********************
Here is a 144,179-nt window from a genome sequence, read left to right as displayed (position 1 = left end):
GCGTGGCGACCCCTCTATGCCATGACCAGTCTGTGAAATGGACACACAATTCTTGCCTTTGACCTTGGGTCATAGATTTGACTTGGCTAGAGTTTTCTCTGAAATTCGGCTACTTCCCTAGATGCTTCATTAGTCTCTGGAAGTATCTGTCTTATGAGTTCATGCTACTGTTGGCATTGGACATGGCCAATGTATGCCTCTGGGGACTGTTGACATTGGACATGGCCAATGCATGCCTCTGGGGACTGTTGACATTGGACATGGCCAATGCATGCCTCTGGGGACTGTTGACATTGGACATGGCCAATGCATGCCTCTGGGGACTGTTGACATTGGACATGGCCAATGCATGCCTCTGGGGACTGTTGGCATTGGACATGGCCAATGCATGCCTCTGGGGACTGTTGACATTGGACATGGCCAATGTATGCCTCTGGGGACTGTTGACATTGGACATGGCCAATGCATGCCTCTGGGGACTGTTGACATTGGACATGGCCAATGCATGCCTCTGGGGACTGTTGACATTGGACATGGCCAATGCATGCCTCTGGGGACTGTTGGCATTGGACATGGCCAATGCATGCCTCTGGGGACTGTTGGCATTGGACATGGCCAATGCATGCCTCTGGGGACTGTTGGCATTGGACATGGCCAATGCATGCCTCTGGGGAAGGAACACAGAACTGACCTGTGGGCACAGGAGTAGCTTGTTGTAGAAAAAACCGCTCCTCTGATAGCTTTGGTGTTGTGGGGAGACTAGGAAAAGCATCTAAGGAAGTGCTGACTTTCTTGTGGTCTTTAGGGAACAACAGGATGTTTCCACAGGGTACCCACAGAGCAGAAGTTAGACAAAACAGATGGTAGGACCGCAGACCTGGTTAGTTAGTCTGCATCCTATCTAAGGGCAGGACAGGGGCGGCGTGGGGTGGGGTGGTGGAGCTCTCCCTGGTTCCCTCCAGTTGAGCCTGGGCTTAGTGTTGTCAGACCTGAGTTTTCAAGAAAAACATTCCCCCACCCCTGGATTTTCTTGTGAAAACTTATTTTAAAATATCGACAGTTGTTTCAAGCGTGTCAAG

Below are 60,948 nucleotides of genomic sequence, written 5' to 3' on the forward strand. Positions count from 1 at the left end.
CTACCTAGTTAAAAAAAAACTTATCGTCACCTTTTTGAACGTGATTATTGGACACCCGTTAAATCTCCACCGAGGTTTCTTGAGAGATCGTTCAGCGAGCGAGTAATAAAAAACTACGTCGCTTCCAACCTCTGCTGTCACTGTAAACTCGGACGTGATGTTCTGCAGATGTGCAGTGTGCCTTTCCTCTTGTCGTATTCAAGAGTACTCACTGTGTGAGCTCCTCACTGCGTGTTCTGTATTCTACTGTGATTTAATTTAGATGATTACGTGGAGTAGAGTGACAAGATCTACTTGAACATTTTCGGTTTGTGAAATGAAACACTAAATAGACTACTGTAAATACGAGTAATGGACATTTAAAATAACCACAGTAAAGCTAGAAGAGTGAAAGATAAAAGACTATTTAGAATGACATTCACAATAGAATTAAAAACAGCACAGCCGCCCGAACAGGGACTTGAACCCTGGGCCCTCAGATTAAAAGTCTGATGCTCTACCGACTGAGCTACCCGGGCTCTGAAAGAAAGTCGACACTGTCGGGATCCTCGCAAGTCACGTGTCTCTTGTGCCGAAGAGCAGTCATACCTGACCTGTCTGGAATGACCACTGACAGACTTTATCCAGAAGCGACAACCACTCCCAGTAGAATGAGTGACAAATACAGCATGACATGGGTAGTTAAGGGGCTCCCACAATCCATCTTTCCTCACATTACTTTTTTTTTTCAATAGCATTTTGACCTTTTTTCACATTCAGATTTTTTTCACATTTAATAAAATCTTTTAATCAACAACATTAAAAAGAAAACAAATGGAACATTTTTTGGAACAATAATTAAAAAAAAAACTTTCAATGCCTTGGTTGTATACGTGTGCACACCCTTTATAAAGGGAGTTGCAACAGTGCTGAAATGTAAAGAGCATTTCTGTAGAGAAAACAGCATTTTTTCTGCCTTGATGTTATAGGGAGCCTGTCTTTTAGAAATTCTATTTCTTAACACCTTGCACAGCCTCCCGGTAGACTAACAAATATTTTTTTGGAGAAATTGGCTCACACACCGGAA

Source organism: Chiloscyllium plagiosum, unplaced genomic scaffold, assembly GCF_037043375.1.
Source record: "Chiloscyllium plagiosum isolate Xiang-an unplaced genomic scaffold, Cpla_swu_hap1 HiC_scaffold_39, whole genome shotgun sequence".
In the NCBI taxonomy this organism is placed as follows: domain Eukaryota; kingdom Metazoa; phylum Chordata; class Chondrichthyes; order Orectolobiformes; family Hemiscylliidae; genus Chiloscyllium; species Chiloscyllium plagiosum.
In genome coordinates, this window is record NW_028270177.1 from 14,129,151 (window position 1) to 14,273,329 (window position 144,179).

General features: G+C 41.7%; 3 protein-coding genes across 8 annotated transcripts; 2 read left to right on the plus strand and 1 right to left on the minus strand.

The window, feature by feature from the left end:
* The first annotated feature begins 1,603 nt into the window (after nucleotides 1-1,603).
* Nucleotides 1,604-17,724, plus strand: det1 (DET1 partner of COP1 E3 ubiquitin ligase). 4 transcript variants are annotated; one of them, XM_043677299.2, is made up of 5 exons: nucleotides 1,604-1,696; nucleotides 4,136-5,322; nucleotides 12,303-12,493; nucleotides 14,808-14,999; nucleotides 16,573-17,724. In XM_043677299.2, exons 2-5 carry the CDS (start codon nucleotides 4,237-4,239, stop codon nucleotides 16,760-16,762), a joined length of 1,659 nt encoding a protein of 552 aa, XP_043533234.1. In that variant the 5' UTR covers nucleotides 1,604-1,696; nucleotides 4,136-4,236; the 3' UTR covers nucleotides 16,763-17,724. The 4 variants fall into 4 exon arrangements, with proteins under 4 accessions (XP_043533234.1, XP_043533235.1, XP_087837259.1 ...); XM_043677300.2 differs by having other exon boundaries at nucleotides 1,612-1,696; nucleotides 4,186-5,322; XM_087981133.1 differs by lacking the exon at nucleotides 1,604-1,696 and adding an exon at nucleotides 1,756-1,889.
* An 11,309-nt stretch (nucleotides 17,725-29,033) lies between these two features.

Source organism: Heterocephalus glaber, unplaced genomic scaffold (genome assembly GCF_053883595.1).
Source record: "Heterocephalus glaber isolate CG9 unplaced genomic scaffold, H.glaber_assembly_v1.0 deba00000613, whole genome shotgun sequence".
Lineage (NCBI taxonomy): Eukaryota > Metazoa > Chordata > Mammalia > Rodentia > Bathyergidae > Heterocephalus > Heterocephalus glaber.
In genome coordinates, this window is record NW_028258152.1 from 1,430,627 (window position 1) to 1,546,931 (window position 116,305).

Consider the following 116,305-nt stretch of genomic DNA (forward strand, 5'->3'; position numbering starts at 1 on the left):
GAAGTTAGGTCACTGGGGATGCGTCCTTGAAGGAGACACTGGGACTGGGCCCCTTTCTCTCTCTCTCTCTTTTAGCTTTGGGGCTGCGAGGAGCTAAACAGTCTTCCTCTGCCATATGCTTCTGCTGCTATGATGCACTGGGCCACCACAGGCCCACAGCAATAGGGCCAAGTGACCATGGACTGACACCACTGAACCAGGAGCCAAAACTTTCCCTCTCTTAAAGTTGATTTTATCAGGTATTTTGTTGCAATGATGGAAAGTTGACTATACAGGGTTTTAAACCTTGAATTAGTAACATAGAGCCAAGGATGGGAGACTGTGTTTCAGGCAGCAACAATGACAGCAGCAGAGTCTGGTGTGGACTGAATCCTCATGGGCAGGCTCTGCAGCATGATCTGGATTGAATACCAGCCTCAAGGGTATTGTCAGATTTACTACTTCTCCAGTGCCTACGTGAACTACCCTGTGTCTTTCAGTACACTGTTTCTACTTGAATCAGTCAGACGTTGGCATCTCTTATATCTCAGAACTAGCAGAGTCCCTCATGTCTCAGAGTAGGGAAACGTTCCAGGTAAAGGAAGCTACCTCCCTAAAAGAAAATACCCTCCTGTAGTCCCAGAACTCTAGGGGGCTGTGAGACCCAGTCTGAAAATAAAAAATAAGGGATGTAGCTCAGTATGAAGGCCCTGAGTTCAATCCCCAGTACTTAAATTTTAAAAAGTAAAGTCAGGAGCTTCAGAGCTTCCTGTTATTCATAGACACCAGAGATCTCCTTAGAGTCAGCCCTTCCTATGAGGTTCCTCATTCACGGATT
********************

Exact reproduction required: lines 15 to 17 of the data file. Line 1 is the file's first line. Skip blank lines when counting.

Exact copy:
Source record: "Heterocephalus glaber isolate CG9 unplaced genomic scaffold, H.glaber_assembly_v1.0 deba00000613, whole genome shotgun sequence".
Lineage (NCBI taxonomy): Eukaryota > Metazoa > Chordata > Mammalia > Rodentia > Bathyergidae > Heterocephalus > Heterocephalus glaber.
In genome coordinates, this window is record NW_028258152.1 from 1,430,627 (window position 1) to 1,546,931 (window position 116,305).